Georgia Sea Turtle Center, Jekyll Island

A sea turtle patient at the Georgia Sea Turtle Center on Jekyll Island

Located in the 250-acre Jekyll Island Historic District, the Georgia Sea Turtle Center offers year-round indoor and outdoor programs and a host of interactive exhibits and experiences. Meet the sea turtle patients, observe the turtle feedings, or take a special behind-the-scenes tour to get a closer look at the patients and their rehabilitation care. Afterward, explore the rest of Jekyll Island, which is largely undeveloped to preserve the critical barrier island ecosystem. Driftwood Beach on the north end of the island is a particular favorite of Jekyll's beaches.

Southern Forest World Inc., Waycross

The role of forestry and wood products in colonial America, early logging in the Okefenokee Swamp, modern techniques of tree farming, the region's wildlife, wood products, and the turpentine and naval stores industries are all included in the exhibits. Visitors can also meet the "Talking Tree" and see Stuckey the Mummified Dog.

Okefenokee Heritage Center, Waycross

At this art center and history museum, exhibits include a 1912 Baldwin steam locomotive with a baggage car, mail car, passenger car, and caboose. There are also exhibits on Native Americans of southeast Georgia, early settlers of the region and the region's African-American heritage.

Okefenokee National Wildlife Refuge, Folkston

Kayaking the Okefenokee Swamp

There are three major entrances and two secondary entrances to Okefenokee National Wildlife Refuge, each with its own facilities and special character. From the open, wet "prairies" of the east side to the forested cypress swamps on the west, Okefenokee is a mosaic of habitats, plants and wildlife. Entrance fees are required at each entrance.

Stephen C. Foster State Park, Fargo

This remote park is a primary entrance to the legendary Okefenokee Swamp. Spanish moss-laced trees reflect off the black swamp waters, while cypress knees rise upward from the glass-like surface. Here, paddlers and photographers will enjoy breathtaking scenery and abundant wildlife.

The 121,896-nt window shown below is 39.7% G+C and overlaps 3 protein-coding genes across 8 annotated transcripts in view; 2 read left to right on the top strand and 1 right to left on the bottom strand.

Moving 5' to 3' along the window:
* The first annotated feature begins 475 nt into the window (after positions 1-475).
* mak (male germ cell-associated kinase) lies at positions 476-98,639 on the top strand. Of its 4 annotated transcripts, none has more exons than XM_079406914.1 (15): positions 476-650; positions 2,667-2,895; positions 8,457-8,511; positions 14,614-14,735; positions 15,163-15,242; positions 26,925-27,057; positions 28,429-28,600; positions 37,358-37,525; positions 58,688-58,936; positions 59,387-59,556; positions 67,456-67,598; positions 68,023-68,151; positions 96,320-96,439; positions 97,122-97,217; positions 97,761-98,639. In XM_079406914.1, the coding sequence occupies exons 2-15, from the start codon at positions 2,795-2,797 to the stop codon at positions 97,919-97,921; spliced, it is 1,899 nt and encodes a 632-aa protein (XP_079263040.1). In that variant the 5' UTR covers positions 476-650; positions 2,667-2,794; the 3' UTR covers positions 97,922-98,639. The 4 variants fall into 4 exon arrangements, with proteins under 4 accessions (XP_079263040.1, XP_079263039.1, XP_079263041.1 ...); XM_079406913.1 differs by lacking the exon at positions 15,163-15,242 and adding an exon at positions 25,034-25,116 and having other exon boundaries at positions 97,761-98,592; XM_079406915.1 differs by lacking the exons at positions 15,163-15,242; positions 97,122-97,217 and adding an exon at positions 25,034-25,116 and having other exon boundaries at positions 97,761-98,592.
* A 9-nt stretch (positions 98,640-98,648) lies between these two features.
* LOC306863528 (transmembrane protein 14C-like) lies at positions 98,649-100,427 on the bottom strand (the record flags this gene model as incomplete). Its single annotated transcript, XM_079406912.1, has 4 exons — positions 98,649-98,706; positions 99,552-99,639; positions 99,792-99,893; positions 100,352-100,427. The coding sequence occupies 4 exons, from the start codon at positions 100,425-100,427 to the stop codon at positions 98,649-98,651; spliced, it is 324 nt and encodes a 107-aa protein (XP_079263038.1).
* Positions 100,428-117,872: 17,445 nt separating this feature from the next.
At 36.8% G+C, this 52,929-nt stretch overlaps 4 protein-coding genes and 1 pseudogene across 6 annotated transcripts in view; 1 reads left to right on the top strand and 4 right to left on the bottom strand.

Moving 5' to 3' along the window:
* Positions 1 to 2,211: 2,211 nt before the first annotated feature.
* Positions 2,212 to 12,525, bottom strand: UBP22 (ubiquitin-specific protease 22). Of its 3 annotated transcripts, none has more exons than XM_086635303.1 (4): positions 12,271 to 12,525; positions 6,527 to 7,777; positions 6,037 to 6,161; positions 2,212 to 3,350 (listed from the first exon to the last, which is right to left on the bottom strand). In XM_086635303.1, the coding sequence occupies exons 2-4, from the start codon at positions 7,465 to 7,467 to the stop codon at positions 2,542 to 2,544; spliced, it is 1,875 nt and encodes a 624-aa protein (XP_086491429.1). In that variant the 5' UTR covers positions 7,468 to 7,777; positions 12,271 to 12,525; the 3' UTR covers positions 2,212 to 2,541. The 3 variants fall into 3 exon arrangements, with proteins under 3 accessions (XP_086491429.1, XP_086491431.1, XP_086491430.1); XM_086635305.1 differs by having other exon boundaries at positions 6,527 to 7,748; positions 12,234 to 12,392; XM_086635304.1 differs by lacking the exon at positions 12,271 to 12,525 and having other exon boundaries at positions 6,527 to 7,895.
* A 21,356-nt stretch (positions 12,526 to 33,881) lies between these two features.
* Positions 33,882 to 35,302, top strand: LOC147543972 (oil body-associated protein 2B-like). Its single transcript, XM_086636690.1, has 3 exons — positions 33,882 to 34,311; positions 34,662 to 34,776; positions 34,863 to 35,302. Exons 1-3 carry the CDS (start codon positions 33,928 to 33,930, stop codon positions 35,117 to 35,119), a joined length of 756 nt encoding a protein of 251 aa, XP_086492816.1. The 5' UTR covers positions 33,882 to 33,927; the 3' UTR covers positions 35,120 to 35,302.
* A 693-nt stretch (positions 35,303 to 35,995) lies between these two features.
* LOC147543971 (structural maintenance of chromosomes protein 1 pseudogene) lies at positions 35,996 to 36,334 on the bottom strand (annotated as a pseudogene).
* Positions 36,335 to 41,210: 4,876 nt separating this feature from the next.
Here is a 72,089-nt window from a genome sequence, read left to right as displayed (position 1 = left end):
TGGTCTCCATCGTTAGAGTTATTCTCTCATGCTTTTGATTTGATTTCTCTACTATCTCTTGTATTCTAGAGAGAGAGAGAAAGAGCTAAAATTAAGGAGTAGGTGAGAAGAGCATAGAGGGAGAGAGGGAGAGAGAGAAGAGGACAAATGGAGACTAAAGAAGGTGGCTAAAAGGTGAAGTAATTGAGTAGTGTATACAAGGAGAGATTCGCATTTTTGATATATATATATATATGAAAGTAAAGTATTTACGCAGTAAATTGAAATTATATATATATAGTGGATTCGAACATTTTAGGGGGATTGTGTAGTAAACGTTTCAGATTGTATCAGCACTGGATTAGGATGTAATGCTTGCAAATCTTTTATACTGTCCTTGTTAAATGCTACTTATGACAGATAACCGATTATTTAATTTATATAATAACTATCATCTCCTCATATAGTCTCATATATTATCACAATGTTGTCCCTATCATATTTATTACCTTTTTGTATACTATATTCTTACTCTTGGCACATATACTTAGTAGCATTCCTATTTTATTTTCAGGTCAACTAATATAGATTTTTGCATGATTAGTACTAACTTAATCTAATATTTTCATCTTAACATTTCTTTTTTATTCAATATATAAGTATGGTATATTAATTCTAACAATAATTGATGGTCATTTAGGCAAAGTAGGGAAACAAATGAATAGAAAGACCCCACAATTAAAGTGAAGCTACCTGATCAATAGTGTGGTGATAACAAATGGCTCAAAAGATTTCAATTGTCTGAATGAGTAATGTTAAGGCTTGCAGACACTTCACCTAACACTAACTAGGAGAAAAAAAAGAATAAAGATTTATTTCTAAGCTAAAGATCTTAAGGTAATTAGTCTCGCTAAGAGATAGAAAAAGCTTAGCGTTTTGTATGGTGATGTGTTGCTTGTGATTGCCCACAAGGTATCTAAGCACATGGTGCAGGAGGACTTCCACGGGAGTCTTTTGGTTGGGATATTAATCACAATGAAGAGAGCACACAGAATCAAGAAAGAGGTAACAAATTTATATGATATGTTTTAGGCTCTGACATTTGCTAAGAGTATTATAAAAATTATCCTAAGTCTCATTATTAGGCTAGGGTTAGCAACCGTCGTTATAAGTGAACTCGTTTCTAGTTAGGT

Folkston Funnel Platform

Folkston Funnel Platform

The Folkston Funnel is a double track that serves as the main artery for railroad traffic into and out of Florida. See trains passing on their way to and from Jacksonville, Florida, and listen in to radio traffic between trains.

Woodbine Riverwalk/Nature Trail

View of the Satilla River from the Woodbine Riverwalk

Part of the East Coast Greenway, the Coastal Georgia Greenway and the Rails to Trails Conservancy, the Woodbine Riverwalk starts in downtown Woodbine at Waterfront Park and follows along the edge of the Satilla River before turning south onto a former railroad bed. Enjoy walking, jogging, cycling and bird watching along the 3-mile concrete path through an overhang of trees with a view of historical homes. Along the way, you'll pass a picnic park and fitness trail loop at a former site of a historical 1940's theater.

McIntosh Sugar Mill Park, St. Marys

The historic tabby ruins from the old sugar mill are located in this park. The ruins are believed to have been built in the late 1820s.

Crooked River State Park, St. Marys

Located on southern tip of Georgia's Colonial Coast, this park is the perfect spot for enjoying the intracoastal waterway and maritime forest. The park's nature trail winds through forest and salt marsh, and hikers may see gopher tortoises, fiddler crabs, herons and other birds. A nature center features fish, snakes, turtles and other animals native to coastal Georgia. 

Cumberland Island National Seashore

Cumberland Island, Georgia

Georgia's largest and southernmost barrier island features pristine maritime forests, undeveloped beaches and wide marshes that whisper the stories of both man and nature.

Mentioned in this Itinerary